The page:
I’ve said it already. In fact, I said it in a blog I wrote back at the beginning of the year, but I’ll say it again, because all of a sudden, it’s very relevant.
If we were sat down on January first, of any given year, and told all the things that were going to happen in the next twelve months, it would scare the dickens out of us. 2012 isn’t even half over yet, and the changes and events in my life this year have been nothing short of spectacular.
I’ve been incredibly lucky in the last few months, and yes, I worked hard to make sure luck fell into place, but I admit some of it was still luck. My novel, My Temporary Life, has done really well. After a slow start in January, it took off in February. It’s now May, and I’m inching towards 100,000 downloads of my ebook every day. I actually can’t believe that I just typed that, but it is indeed true. Almost 100,000 folks have downloaded my book. Some of them were during Amazon’s free promotions, but nevertheless, lots of people have my words in their possession. It’s been on several of Amazon’s bestseller lists, as well as other independent sites too. At one point it was the most downloaded ebook in North America for over twenty-four hours. And, the reviews have been really good, too. Currently there are 90 Five Star reviews on Amazon’s site and we have a 4.6 out of 5 average. There’s lots of other numbers too, but I won’t bore you with them.
All of these things didn’t go unnoticed.
Okay, I actually sent out press releases, that’s how they got noticed. I admit it.
After the press releases went out, the press took some interest.
A whole bunch of community newspapers in British Columbia featured the story of my book and my self-publishing journey http://www.surreyleader.com/entertainment/142518955.html.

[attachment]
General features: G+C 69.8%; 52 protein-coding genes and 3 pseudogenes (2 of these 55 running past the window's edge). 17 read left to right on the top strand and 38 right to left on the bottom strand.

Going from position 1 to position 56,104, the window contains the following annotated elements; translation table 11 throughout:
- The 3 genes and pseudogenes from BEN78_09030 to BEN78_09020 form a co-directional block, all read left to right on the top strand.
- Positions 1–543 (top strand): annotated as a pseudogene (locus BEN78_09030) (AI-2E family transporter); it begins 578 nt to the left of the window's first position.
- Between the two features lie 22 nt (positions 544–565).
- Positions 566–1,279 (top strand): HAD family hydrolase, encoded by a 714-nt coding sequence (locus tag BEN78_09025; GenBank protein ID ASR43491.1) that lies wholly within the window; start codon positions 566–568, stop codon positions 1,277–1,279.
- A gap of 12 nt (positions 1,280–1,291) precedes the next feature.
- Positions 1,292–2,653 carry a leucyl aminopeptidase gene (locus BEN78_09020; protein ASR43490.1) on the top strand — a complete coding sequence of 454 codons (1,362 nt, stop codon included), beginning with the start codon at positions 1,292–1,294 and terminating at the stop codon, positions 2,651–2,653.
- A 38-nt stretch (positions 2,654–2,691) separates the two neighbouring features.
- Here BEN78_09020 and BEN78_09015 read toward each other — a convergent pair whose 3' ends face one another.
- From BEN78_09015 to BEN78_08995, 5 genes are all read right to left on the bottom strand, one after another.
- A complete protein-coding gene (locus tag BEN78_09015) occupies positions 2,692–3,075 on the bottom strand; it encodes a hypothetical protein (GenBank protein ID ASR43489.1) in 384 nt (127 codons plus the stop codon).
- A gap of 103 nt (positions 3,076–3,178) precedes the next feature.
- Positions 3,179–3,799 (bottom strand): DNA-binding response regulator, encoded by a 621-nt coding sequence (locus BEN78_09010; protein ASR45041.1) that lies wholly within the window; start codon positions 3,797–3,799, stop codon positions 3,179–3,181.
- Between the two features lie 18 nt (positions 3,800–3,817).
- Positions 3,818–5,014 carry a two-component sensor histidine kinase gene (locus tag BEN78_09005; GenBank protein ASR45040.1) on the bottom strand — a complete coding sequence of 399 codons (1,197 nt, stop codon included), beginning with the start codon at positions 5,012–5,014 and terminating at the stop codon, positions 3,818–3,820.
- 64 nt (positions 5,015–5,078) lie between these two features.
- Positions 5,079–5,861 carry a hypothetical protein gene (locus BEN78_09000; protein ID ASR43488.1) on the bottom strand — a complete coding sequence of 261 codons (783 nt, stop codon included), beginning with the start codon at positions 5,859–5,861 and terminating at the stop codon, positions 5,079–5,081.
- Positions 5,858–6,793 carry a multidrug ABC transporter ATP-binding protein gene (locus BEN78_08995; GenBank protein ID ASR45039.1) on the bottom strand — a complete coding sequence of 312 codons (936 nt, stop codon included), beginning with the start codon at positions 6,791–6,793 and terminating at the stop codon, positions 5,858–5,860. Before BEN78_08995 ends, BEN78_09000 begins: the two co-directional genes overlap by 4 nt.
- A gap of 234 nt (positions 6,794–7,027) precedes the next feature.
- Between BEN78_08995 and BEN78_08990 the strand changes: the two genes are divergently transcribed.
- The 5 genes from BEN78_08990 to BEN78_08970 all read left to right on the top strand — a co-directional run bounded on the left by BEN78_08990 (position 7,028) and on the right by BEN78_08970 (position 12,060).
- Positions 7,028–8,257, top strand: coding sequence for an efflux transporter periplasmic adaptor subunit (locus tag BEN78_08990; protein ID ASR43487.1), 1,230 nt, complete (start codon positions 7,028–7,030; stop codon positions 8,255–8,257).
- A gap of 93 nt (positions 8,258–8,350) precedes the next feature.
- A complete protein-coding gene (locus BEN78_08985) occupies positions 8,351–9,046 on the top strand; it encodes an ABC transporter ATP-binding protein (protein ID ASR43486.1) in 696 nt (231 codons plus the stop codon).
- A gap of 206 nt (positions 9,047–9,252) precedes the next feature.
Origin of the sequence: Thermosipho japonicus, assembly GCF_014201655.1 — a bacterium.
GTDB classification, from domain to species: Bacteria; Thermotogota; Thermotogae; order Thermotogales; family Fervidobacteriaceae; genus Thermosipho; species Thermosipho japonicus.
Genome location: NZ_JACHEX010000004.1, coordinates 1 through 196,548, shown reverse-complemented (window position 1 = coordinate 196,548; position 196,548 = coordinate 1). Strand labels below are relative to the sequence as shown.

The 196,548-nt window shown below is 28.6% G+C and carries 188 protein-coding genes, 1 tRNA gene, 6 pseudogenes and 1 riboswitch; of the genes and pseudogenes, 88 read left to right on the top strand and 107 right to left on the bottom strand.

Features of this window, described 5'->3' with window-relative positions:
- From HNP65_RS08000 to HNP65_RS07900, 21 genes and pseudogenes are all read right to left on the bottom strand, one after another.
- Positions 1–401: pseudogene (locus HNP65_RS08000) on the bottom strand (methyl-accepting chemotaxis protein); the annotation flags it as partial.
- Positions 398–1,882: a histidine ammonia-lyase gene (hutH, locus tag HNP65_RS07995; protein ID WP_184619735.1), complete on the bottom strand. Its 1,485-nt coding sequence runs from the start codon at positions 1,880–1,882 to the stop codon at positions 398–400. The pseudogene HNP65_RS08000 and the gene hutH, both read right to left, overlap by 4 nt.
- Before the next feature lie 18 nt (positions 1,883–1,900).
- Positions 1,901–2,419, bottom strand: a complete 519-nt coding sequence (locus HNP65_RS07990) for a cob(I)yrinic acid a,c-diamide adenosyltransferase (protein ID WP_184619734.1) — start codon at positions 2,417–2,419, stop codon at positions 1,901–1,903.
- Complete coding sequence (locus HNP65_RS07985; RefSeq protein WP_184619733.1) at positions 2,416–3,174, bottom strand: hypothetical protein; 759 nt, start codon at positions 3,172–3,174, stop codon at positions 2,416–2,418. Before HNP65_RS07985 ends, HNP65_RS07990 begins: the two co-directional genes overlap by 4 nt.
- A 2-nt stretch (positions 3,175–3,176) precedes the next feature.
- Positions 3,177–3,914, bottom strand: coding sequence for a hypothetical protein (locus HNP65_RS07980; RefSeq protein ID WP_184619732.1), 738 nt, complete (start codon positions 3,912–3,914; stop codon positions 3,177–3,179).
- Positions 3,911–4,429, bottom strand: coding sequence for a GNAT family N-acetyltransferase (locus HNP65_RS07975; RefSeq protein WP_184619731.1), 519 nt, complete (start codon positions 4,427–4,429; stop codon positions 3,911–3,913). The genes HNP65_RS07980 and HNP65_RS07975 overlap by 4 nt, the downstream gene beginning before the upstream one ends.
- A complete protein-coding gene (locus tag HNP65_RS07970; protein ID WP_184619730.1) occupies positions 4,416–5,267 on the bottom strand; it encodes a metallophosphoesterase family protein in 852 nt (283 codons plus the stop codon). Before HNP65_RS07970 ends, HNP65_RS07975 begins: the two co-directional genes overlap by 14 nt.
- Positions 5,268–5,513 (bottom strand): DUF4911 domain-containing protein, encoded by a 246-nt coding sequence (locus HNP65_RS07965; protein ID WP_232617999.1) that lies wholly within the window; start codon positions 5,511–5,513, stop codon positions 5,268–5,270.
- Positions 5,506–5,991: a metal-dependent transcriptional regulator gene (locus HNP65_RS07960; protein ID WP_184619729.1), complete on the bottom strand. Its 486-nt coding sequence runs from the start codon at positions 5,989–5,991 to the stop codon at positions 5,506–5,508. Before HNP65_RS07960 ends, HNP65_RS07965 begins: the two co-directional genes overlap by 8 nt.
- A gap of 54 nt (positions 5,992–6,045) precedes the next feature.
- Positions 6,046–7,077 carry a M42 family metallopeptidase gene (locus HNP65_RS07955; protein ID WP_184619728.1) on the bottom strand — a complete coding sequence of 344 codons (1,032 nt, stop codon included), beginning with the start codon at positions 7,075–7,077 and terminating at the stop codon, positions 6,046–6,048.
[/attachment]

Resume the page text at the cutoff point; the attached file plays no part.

Amazon even mentioned me in a press release as one of their top authors of the month. http://phx.corporate-ir.net/phoenix.zhtml?c=176060&p=RssLanding&cat=news&id=1680062.
A ton of online blogs, and reviewers, and forums, interviewed me or asked me to write for them. “My Temporary Life” was awarded the Book Reader’s Appreciation Group medallion.
And then, Beverly Akerman interviewed me for an article in The Globe and Mail. They published a full page a few Saturdays ago.
That’s how I met David McColl.
The Globe and Mail is Canada’s second largest newspaper, and has a weekly readership of over a million people. Part of the article talks about my belief in the “pay it forward” philosophy, and how I believe that our community of indie writers has to work together, and help each other. I’ve received a ton of help myself, and I try to give back whenever I can. It’s incredibly satisfying to see another writer work hard, and succeed in getting their book into the hands of readers. As independent authors, we don’t have the resources that larger traditional publishing houses do, so my writer friends and I pool our information and work together trying to find ways to get our books noticed, and it works.
Anyway, back to the Globe and Mail. In the days after the article was published, I received a lot of emails. Some offered encouragement and support, others asked for assistance, some folks gave me opportunities to write guest blogs, and there were requests for interviews, and companies trying to sell me products, and, in amongst them all, I received an email from David McColl. It was David’s email that made everything stop; his message put everything into perspective.